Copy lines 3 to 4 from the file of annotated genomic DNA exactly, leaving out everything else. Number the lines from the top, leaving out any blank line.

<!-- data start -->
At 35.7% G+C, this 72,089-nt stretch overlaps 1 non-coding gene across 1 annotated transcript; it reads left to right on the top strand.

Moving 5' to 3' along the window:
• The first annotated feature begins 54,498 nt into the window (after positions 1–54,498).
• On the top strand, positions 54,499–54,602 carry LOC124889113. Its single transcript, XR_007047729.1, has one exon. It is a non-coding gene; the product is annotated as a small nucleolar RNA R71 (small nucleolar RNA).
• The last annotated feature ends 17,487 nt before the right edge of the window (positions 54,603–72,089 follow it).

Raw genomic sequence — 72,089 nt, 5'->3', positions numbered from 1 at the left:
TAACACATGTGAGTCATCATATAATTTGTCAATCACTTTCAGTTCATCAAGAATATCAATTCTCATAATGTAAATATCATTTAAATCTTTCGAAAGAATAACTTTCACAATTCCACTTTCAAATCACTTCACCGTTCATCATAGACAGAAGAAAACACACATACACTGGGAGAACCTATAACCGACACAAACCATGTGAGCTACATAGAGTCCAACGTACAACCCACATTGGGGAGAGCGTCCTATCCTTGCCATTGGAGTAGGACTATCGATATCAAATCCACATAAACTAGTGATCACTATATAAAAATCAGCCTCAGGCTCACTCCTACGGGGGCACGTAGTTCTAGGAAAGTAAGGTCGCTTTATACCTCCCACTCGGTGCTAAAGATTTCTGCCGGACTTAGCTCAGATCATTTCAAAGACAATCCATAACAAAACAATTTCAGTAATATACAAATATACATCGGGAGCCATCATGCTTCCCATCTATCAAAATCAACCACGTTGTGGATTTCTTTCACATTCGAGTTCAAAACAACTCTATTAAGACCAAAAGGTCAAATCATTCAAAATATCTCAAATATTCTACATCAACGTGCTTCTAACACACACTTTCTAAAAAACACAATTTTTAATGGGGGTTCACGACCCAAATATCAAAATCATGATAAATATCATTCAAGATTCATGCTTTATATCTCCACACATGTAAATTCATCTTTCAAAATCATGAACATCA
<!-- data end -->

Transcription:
• The first annotated feature begins 54,498 nt into the window (after positions 1–54,498).
• On the top strand, positions 54,499–54,602 carry LOC124889113. Its single transcript, XR_007047729.1, has one exon. It is a non-coding gene; the product is annotated as a small nucleolar RNA R71 (small nucleolar RNA).